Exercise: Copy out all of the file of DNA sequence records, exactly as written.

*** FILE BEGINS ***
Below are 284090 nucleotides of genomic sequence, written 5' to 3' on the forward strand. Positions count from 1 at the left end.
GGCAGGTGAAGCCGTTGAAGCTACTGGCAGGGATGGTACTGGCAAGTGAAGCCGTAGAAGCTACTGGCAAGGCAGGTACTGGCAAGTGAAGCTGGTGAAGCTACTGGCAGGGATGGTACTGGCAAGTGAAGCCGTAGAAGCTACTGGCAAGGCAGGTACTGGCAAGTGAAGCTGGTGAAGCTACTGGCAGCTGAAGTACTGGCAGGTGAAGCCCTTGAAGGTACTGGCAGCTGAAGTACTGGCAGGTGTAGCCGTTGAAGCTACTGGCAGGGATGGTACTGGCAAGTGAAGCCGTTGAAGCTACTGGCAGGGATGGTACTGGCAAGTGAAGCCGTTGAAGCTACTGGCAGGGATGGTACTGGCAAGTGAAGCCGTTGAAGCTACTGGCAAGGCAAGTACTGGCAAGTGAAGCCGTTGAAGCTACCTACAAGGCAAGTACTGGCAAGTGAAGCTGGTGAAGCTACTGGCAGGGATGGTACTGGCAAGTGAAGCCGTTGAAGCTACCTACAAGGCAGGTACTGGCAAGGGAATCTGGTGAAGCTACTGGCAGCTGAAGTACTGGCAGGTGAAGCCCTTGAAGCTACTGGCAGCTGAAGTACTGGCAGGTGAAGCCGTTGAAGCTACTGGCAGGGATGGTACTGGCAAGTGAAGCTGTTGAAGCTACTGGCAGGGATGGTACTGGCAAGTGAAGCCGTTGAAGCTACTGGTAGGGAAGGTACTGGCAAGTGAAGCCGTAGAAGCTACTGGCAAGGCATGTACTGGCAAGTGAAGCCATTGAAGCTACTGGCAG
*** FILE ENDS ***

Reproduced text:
Below are 284090 nucleotides of genomic sequence, written 5' to 3' on the forward strand. Positions count from 1 at the left end.
GGCAGGTGAAGCCGTTGAAGCTACTGGCAGGGATGGTACTGGCAAGTGAAGCCGTAGAAGCTACTGGCAAGGCAGGTACTGGCAAGTGAAGCTGGTGAAGCTACTGGCAGGGATGGTACTGGCAAGTGAAGCCGTAGAAGCTACTGGCAAGGCAGGTACTGGCAAGTGAAGCTGGTGAAGCTACTGGCAGCTGAAGTACTGGCAGGTGAAGCCCTTGAAGGTACTGGCAGCTGAAGTACTGGCAGGTGTAGCCGTTGAAGCTACTGGCAGGGATGGTACTGGCAAGTGAAGCCGTTGAAGCTACTGGCAGGGATGGTACTGGCAAGTGAAGCCGTTGAAGCTACTGGCAGGGATGGTACTGGCAAGTGAAGCCGTTGAAGCTACTGGCAAGGCAAGTACTGGCAAGTGAAGCCGTTGAAGCTACCTACAAGGCAAGTACTGGCAAGTGAAGCTGGTGAAGCTACTGGCAGGGATGGTACTGGCAAGTGAAGCCGTTGAAGCTACCTACAAGGCAGGTACTGGCAAGGGAATCTGGTGAAGCTACTGGCAGCTGAAGTACTGGCAGGTGAAGCCCTTGAAGCTACTGGCAGCTGAAGTACTGGCAGGTGAAGCCGTTGAAGCTACTGGCAGGGATGGTACTGGCAAGTGAAGCTGTTGAAGCTACTGGCAGGGATGGTACTGGCAAGTGAAGCCGTTGAAGCTACTGGTAGGGAAGGTACTGGCAAGTGAAGCCGTAGAAGCTACTGGCAAGGCATGTACTGGCAAGTGAAGCCATTGAAGCTACTGGCAG